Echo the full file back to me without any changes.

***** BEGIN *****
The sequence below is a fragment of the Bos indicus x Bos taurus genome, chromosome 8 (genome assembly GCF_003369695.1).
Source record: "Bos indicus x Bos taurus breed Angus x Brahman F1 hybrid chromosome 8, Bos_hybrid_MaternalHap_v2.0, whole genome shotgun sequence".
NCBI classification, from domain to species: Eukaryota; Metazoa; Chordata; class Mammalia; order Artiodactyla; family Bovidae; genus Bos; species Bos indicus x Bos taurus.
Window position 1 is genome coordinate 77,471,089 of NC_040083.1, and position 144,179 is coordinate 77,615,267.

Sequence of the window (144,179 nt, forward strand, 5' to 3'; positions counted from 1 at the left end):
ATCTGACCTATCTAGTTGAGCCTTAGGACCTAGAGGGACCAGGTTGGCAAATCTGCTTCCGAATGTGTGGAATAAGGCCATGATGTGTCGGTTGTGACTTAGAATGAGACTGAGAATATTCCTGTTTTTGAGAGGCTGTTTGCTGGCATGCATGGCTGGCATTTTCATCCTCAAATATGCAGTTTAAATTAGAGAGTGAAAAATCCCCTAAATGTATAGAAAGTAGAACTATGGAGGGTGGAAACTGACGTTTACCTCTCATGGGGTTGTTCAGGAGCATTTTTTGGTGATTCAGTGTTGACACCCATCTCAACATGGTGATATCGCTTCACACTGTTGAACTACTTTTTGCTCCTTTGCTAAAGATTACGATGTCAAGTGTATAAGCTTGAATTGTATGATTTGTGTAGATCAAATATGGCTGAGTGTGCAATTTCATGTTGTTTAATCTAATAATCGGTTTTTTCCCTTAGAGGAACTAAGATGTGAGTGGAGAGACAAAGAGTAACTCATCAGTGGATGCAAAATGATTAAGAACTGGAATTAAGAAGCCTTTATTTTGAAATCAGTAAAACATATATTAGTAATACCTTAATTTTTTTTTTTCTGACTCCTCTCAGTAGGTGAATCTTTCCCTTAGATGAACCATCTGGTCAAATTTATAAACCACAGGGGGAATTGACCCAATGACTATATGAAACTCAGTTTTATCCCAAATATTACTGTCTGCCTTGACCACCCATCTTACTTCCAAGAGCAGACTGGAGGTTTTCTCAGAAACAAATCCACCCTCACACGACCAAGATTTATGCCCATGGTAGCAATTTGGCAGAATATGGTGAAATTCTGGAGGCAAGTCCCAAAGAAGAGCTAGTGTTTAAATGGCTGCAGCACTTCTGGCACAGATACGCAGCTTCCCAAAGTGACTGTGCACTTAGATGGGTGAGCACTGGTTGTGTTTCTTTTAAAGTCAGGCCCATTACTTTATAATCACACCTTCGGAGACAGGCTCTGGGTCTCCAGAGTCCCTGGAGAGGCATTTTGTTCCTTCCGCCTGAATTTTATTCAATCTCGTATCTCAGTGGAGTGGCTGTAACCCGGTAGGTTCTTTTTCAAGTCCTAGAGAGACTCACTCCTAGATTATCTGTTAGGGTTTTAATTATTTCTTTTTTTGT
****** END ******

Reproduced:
The sequence below is a fragment of the Bos indicus x Bos taurus genome, chromosome 8 (genome assembly GCF_003369695.1).
Source record: "Bos indicus x Bos taurus breed Angus x Brahman F1 hybrid chromosome 8, Bos_hybrid_MaternalHap_v2.0, whole genome shotgun sequence".
NCBI classification, from domain to species: Eukaryota; Metazoa; Chordata; class Mammalia; order Artiodactyla; family Bovidae; genus Bos; species Bos indicus x Bos taurus.
Window position 1 is genome coordinate 77,471,089 of NC_040083.1, and position 144,179 is coordinate 77,615,267.

Sequence of the window (144,179 nt, forward strand, 5' to 3'; positions counted from 1 at the left end):
ATCTGACCTATCTAGTTGAGCCTTAGGACCTAGAGGGACCAGGTTGGCAAATCTGCTTCCGAATGTGTGGAATAAGGCCATGATGTGTCGGTTGTGACTTAGAATGAGACTGAGAATATTCCTGTTTTTGAGAGGCTGTTTGCTGGCATGCATGGCTGGCATTTTCATCCTCAAATATGCAGTTTAAATTAGAGAGTGAAAAATCCCCTAAATGTATAGAAAGTAGAACTATGGAGGGTGGAAACTGACGTTTACCTCTCATGGGGTTGTTCAGGAGCATTTTTTGGTGATTCAGTGTTGACACCCATCTCAACATGGTGATATCGCTTCACACTGTTGAACTACTTTTTGCTCCTTTGCTAAAGATTACGATGTCAAGTGTATAAGCTTGAATTGTATGATTTGTGTAGATCAAATATGGCTGAGTGTGCAATTTCATGTTGTTTAATCTAATAATCGGTTTTTTCCCTTAGAGGAACTAAGATGTGAGTGGAGAGACAAAGAGTAACTCATCAGTGGATGCAAAATGATTAAGAACTGGAATTAAGAAGCCTTTATTTTGAAATCAGTAAAACATATATTAGTAATACCTTAATTTTTTTTTTTCTGACTCCTCTCAGTAGGTGAATCTTTCCCTTAGATGAACCATCTGGTCAAATTTATAAACCACAGGGGGAATTGACCCAATGACTATATGAAACTCAGTTTTATCCCAAATATTACTGTCTGCCTTGACCACCCATCTTACTTCCAAGAGCAGACTGGAGGTTTTCTCAGAAACAAATCCACCCTCACACGACCAAGATTTATGCCCATGGTAGCAATTTGGCAGAATATGGTGAAATTCTGGAGGCAAGTCCCAAAGAAGAGCTAGTGTTTAAATGGCTGCAGCACTTCTGGCACAGATACGCAGCTTCCCAAAGTGACTGTGCACTTAGATGGGTGAGCACTGGTTGTGTTTCTTTTAAAGTCAGGCCCATTACTTTATAATCACACCTTCGGAGACAGGCTCTGGGTCTCCAGAGTCCCTGGAGAGGCATTTTGTTCCTTCCGCCTGAATTTTATTCAATCTCGTATCTCAGTGGAGTGGCTGTAACCCGGTAGGTTCTTTTTCAAGTCCTAGAGAGACTCACTCCTAGATTATCTGTTAGGGTTTTAATTATTTCTTTTTTTGT